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Re: A table with fixed width?

From: Fabio Preda <preda@italtel.it>
Date: Thu, 30 Jan 1997 14:22:30 +0100
Message-Id: <32F0A096.99E@italtel.it>
To: Maurizio Codogno <mau@beatles.cselt.stet.it>
Cc: www-talk@www10.w3.org
Maurizio Codogno wrote:
> 
> I need a table with fixed width, say 22cm .
> I thought that <TABLE WIDTH=22cm> would have worked, but it turns not
> to be the case, at least with Netscape 3.01 for Solaris.
> WIDTH="22cm" does not work too, and I am not allowed to put whitespace
> as for RFC1942. What should I do?
> 
> .mau.

Hi
For the table size, you have to specify the width in percentage or in
pixel;
in the following lines I have included the table section about....

HTML 3.2 Reference Specification of W3C Recommendation 14-Jan-1997
(Author: Dave Raggett <dsr@w3.org>)

bye
F. Preda
------------------------------------------------------------------

.........

Tables

HTML 3.2 includes a widely deployed subset of the specification given in
RFC
1942 and can be used to markup tabular material or for layout purposes.
Note
that the latter role typically causes problems when rending to speech or
to
text only user agents.

<!-- horizontal placement of table relative to window -->
<!ENTITY % Where "(left|center|right)">

<!-- horizontal alignment attributes for cell contents -->
<!ENTITY % cell.halign
        "align  (left|center|right) #IMPLIED"
        >

<!-- vertical alignment attributes for cell contents -->
<!ENTITY % cell.valign
        "valign  (top|middle|bottom)  #IMPLIED"
        >

<!ELEMENT table - - (caption?, tr+)>
<!ELEMENT tr - O (th|td)*>
<!ELEMENT (th|td) - O %body.content>

<!ATTLIST table                       -- table element --
        align     %Where;   #IMPLIED  -- table position relative to
window --
        width     %Length   #IMPLIED  -- table width relative to window
--
        border    %Pixels   #IMPLIED  -- controls frame width around
table --
        cellspacing %Pixels #IMPLIED  -- spacing between cells --
        cellpadding %Pixels #IMPLIED  -- spacing within cells --
        >

<!ELEMENT CAPTION - - (%text;)* -- table or figure caption -->
<!ATTLIST CAPTION
        align (top|bottom) #IMPLIED
        >

<!ATTLIST tr                       -- table row --
        %cell.halign;              -- horizontal alignment in cells --
        %cell.valign;              -- vertical alignment in cells --
        >

<!ATTLIST (th|td)                  -- header or data cell --
        nowrap (nowrap)  #IMPLIED  -- suppress word wrap --
        rowspan NUMBER   1         -- number of rows spanned by cell --
        colspan NUMBER   1         -- number of cols spanned by cell --
        %cell.halign;              -- horizontal alignment in cells --
        %cell.valign;              -- vertical alignment in cells --
        width   %Pixels  #IMPLIED  -- suggested width for cell --
        height  %Pixels  #IMPLIED  -- suggested height for cell --
        >

Tables take the general form:
  <TABLE BORDER=3 CELLSPACING=2 CELLPADDING=2 WIDTH="80%">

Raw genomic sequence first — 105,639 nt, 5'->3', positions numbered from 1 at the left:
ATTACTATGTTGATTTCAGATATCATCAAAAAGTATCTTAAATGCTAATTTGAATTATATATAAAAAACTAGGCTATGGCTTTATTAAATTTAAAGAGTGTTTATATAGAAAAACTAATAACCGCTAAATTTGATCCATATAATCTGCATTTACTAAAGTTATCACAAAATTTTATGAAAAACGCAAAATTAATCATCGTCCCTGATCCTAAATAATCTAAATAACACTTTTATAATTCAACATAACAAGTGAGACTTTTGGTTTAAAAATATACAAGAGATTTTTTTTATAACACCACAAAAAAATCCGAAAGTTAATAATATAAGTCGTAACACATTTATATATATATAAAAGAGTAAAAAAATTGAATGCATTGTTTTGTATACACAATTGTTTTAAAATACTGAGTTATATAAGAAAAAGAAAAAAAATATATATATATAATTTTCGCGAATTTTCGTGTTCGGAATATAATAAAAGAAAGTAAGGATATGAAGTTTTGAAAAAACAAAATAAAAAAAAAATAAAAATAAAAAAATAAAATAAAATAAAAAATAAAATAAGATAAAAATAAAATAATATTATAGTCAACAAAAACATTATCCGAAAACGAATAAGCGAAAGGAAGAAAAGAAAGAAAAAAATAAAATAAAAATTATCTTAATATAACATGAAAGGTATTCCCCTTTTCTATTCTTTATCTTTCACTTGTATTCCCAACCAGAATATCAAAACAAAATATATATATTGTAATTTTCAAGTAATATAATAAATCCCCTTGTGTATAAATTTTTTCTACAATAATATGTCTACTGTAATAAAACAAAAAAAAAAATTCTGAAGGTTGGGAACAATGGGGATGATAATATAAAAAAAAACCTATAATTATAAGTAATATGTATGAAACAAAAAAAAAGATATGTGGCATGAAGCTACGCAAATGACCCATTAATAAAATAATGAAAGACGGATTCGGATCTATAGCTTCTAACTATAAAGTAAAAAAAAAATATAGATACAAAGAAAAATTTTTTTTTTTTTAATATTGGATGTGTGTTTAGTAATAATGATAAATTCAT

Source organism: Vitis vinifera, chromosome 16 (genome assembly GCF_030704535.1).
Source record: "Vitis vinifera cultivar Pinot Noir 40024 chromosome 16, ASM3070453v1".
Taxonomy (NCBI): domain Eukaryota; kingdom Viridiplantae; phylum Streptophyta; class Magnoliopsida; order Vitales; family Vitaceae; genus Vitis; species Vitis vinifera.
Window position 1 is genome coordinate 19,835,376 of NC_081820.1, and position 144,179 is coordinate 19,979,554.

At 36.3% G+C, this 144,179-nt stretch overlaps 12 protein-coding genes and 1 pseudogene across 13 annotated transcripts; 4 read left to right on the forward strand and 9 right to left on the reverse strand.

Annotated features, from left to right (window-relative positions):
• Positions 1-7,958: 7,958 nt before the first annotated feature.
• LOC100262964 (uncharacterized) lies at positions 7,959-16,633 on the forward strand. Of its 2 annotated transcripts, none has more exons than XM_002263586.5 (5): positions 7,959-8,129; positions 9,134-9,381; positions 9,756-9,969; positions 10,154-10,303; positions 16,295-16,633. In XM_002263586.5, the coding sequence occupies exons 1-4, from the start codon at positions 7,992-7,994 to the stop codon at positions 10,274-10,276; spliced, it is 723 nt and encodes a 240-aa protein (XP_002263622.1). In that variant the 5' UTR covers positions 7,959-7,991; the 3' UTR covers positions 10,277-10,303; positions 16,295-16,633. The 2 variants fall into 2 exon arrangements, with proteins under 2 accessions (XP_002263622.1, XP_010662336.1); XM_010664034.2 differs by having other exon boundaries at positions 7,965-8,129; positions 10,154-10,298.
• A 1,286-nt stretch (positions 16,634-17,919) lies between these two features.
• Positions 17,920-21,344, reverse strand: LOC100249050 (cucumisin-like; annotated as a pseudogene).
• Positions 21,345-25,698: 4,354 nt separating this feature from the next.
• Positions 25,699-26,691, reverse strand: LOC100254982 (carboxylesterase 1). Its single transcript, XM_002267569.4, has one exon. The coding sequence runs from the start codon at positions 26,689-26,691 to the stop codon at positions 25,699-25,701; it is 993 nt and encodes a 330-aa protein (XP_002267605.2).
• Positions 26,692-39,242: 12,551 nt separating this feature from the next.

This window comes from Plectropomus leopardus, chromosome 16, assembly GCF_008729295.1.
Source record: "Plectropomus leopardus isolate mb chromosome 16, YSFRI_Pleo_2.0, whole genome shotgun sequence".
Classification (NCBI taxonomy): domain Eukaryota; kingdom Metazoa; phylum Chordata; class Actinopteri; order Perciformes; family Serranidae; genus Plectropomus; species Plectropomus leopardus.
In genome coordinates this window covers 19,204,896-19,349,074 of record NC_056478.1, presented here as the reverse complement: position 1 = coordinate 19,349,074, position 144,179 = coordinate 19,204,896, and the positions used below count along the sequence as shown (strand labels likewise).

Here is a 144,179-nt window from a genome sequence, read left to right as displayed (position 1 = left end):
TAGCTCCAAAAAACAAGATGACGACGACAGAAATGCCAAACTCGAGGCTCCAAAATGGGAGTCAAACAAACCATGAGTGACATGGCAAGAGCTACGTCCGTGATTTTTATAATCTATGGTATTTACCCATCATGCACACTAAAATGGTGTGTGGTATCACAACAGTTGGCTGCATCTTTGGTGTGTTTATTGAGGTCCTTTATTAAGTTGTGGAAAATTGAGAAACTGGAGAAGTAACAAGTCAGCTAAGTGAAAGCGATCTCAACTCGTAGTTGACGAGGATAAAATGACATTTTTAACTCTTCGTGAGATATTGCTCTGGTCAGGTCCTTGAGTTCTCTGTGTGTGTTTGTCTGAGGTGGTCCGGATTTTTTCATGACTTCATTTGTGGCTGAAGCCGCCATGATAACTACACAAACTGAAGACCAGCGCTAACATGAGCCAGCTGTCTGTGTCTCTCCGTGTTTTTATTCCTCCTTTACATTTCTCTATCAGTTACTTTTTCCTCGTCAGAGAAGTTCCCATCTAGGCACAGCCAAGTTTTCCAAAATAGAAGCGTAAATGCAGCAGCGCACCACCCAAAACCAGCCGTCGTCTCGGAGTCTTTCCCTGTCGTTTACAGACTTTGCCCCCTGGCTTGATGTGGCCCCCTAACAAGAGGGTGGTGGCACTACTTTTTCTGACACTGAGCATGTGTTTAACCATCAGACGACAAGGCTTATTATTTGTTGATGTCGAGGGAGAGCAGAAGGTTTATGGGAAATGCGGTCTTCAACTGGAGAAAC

<CAPTION> ... table caption ... </CAPTION>
  <TR><TD> first cell <TD> second cell
  <TR> ...
  ...
  </TABLE>

The attributes on TABLE are all optional. By default, the table is
rendered
without a surrounding border. The table is generally sized automatically
to
fit the contents, but you can also set the table width using the WIDTH
attribute. BORDER, CELLSPACING and CELLPADDING provide further control
over
the table's appearence. Captions are rendered at the top or bottom of
the
table depending on the ALIGN attribute.

Each table row is contained in a TR element, although the end tag can
always
be omitted. Table cells are defined by TD elements for data and TH
elements
for headers. Like TR, these are containers and can be given without
trailing
end tags. TH and TD support several attributes: ALIGN and VALIGN for
aligning cell content, ROWSPAN and COLSPAN for cells which span more
than
one row or column. A cell can contain a wide variety of other block and
text
level elements including form fields and other tables.

The TABLE element always requires both start and end tags. It supports
the
following attributes:

align
     This takes one of the case insensitive values: LEFT, CENTER or
RIGHT.
     It specifies the horizontal placement of the table relative to the
     current left and right margins. It defaults to left alignment, but
this
     can be overridden by an enclosing DIV or CENTER element.
width
     In the absence of this attribute the table width is automatically
     determined from the table contents. You can use the WIDTH attribute
to
     set the table width to a fixed value in pixels (e.g. WIDTH=212) or
as a
     percentage of the space between the current left and right margins
     (e.g. WIDTH="80%").
border
     This attribute can be used to specify the width of the outer border
     around the table to a given number of pixels (e.g. BORDER=4). The
value
     can be set to zero to suppress the border altogether. In the
absence of
     this attribute the border should be suppressed. Note that some
browsers
     also accept <TABLE BORDER> with the same semantics as BORDER=1.
cellspacing
     In traditional desktop publishing software, adjacent table cells
share
     a common border. This is not the case in HTML. Each cell is given
its
     own border which is separated from the borders around neighboring
     cells. This separation can be set in pixels using the CELLSPACING
     attribute, (e.g. CELLSPACING=10). The same value also determines